NFL Labor Dispute 101 with Braham Dabscheck

March 18, 2011

Just when sports fans were starting to turn their attention away from the NFL labor dispute and toward NCAA March Madness, the fighting between the players and owners has taken center stage once again. And during a time when buzzer-beating underdogs advancing in the NCAA Tournament typically captivates the nation, it’s quite a feat that the NFL has been thrust back into the proverbial water cooler discussions.

San Diego Chargers linebacker Kevin Burnett put the NFL dispute back into spotlight by these comments earlier this week to XX Sports Radio in San Diego about NFL commissioner Roger Goodell:

“Goodell’s full of it. He’s a liar. You’re a blatant liar. ‘It’s our league, it’s we, we love the players, we want the league,’ but what have you done for the players? What have you done, in all honesty, to improve the game, besides fine guys, besides take money away from guys, besides change a game that you’ve never played? … He’s done nothing to improve the game.”

While the players and owners kept comments to themselves during the mediation process, since the NFLPA has decertified, a group of players has filed an antitrust lawsuit against the NFL and its owners, and the owners have locked out the players, the public verbal sparring has begun once again.

But for those without a law degree or intimate knowledge of player associations, sport leagues, and labor relations, much of what the two sides are bickering about can be a bit confusing. That’s why Fitness Information Technology has turned to Braham Dabscheck for a primer we’ll call NFL Labor Relations 101. Dabscheck, a senior fellow in the Faculty of Law at the University of Melbourne in Australia, is an industrial relations scholar who has conducted research on professional team sports for nearly four decades. He is also the author of a new release, Reading Baseball: Books, Biographies, and the Business of the Game.

Q: With the players’ union decertifying and 10 players filing an antitrust lawsuit against the NFL owners, who as a result locked out the players, which side holds more power at this point?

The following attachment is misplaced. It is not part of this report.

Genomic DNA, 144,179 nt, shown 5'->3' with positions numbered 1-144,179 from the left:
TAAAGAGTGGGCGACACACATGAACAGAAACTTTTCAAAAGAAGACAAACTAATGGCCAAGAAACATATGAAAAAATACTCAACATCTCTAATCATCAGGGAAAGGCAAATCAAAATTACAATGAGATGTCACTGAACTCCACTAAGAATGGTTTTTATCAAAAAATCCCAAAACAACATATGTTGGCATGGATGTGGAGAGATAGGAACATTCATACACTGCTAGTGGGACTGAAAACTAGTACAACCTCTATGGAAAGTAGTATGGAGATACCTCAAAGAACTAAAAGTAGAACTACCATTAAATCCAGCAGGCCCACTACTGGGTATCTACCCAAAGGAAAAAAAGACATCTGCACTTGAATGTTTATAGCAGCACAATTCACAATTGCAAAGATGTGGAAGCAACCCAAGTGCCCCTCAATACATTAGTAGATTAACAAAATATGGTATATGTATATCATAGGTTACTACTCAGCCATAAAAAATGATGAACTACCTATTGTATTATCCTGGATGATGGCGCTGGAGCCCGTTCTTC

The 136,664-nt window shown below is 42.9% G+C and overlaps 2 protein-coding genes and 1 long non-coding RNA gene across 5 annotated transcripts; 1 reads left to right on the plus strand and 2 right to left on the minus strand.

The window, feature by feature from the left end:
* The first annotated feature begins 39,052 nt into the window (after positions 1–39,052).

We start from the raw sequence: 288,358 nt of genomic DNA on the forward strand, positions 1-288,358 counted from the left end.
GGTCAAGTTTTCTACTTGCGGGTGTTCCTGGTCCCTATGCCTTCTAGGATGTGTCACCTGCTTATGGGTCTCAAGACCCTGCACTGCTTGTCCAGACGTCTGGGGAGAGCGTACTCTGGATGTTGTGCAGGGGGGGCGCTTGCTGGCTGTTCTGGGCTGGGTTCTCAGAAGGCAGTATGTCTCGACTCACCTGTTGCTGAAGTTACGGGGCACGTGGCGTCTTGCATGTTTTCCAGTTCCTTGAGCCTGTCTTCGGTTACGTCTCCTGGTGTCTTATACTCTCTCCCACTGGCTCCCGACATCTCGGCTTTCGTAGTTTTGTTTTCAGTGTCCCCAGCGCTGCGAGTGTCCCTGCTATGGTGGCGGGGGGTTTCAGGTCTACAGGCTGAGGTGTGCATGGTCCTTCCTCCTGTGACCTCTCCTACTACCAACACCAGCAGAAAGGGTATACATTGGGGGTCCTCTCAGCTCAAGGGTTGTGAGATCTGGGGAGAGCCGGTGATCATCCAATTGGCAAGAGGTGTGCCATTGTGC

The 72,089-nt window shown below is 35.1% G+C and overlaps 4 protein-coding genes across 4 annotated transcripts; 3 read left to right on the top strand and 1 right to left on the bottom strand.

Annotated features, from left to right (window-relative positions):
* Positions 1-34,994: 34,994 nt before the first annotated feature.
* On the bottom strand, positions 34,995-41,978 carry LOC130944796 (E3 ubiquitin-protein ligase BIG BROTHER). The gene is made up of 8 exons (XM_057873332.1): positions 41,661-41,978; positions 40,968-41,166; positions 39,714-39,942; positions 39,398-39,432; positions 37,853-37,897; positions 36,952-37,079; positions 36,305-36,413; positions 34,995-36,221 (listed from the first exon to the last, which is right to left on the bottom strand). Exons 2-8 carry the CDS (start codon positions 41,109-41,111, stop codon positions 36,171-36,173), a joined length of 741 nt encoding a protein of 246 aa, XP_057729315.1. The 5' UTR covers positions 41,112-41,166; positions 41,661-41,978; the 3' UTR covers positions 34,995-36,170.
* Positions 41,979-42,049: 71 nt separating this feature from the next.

Dabscheck: “There will be different answers for the short- (off-season) and long-term (when next season should begin). A lockout is an aggressive act by employers attempting to force workers/players to accept their terms and conditions. In the short run it will negatively affect the players. Once the season is scheduled to start, if the lockout continues, the players don’t buckle, and there is no play, that will hurt the owners more. Why? Because they will obtain no revenue. I feel at this stage both sides are testing each other; wanting to see who will blink first. This may suggest that the dispute will drag on to just prior to the new season. If the players haven’t blinked there will be internal pressure from within the owners to lower their eyelids.”

Q: What exactly is an antitrust lawsuit?

Dabscheck: “Owners/leagues introduced rules like the draft, trading, salary caps etc to control players. Such rules (with the exception of baseball) have been found to be in breach of the Sherman Anti Trust Act 1890 (see my chapters 3 and 4). An antitrust suit would be where players challenge such IMPOSED rules as being in violation of such legislation. A way for owners/league to protect such rules from antitrust action is to have them endorsed in a collective bargaining agreement with players/players’ association. This is why the NFLPA has decertified as a Union under the National Labor Relations Act. It removes such protection.”

Q: Is the decertification and lawsuit just a power move or do the players really intend to see the lawsuit run its course?

Dabscheck: “It is both. It is a power move that opens up the owners’ revenue sharing plans, which by definition is a collusive agreement to antitrust action. It is the major bargaining chip at their disposal. To back down would be tantamount to throwing in the towel. The problem for the NFLPA is for players to hold firm. It looks like the action is well supported by players, especially the stars who have the most to lose if the NFL wins.”

Q: Aside from locking out the players, which they have now done, is there anything else the owners can do to try to gain the upper hand in this dispute?

Dabscheck: “If the dispute goes on long enough they would have the option of looking for replacement players, as they have done in the past and as American corporations do in other disputes. This will help to raise the temperature. Fans and commentators may regard this as a devaluation of the NFL product. In short, this is a tactic that has to be played most carefully.”

Q: Will both sides continue to negotiate even though a group of players is suing the owners and the owners have locked out the players?

Dabscheck: “Yes. Negotiations will occur formally and informally. Also, various intermediaries will be active behind the scenes.”

Q: Can you give us your best projection of how this will play out and how, if at all, the 2011 NFL season will be affected?